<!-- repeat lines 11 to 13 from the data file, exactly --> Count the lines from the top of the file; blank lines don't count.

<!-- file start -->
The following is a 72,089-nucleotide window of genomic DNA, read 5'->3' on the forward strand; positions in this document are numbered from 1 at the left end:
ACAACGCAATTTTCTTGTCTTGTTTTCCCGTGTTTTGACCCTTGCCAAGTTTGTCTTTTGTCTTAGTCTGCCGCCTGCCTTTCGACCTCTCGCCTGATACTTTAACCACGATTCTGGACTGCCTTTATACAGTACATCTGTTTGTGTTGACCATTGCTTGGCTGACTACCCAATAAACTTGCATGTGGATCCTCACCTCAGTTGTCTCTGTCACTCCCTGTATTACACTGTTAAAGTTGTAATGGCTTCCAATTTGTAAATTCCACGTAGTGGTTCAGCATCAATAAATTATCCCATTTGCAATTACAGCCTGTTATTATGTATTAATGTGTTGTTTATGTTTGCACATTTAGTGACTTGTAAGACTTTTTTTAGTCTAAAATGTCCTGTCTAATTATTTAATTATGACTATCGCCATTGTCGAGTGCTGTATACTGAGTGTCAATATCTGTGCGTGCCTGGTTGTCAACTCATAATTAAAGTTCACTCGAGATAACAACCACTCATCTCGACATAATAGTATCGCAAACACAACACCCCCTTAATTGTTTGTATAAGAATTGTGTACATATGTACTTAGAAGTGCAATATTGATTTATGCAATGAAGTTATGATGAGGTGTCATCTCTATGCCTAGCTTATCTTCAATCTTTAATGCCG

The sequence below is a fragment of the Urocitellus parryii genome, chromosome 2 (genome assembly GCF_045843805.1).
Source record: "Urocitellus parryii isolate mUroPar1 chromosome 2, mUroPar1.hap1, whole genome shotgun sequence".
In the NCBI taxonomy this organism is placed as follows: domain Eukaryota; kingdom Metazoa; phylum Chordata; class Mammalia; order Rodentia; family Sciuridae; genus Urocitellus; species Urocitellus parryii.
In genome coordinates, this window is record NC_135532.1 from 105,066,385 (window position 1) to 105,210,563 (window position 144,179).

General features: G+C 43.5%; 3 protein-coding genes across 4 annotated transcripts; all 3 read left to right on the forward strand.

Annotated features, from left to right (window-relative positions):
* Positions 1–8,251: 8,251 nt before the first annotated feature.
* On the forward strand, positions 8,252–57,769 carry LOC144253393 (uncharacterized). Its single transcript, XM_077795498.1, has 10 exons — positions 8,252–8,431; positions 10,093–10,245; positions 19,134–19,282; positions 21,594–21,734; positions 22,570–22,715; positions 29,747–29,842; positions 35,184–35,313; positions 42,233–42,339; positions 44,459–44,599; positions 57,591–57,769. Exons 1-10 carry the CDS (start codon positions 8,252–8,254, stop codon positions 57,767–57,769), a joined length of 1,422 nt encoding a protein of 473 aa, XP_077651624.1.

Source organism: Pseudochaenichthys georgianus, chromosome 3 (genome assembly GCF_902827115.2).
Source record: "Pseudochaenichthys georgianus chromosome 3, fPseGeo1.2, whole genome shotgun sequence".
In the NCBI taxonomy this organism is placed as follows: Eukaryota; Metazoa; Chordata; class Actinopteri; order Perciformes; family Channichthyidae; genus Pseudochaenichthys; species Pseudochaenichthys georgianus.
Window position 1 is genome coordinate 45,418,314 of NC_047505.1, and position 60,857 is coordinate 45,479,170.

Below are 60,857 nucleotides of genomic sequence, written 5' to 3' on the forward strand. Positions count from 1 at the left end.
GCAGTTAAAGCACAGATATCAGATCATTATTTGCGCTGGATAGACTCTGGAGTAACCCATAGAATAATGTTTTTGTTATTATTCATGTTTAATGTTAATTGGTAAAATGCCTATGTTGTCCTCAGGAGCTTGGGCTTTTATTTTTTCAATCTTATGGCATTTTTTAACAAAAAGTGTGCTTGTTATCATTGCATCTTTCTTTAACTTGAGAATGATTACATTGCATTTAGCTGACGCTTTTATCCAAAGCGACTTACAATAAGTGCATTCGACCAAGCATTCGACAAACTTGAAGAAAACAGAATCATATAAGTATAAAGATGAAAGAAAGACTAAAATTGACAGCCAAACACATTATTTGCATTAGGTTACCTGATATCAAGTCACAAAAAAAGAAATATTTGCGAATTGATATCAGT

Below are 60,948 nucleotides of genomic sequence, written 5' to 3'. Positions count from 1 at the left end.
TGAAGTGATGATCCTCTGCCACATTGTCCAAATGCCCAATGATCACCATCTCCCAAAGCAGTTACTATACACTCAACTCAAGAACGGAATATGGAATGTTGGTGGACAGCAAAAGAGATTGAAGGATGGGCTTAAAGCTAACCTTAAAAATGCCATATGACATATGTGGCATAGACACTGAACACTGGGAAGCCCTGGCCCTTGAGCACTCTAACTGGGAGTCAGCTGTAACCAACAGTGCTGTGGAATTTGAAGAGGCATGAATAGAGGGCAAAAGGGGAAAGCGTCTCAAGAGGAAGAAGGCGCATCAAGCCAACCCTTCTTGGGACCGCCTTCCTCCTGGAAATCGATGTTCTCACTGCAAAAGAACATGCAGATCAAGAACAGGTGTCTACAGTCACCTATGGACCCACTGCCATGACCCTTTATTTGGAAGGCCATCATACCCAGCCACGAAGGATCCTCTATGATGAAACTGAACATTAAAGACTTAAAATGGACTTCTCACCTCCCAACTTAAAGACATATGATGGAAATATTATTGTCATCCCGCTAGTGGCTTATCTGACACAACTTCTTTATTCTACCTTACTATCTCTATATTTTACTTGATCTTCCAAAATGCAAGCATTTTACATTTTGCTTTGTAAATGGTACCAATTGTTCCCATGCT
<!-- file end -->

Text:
Source organism: Pseudochaenichthys georgianus, chromosome 3 (genome assembly GCF_902827115.2).
Source record: "Pseudochaenichthys georgianus chromosome 3, fPseGeo1.2, whole genome shotgun sequence".
In the NCBI taxonomy this organism is placed as follows: Eukaryota; Metazoa; Chordata; class Actinopteri; order Perciformes; family Channichthyidae; genus Pseudochaenichthys; species Pseudochaenichthys georgianus.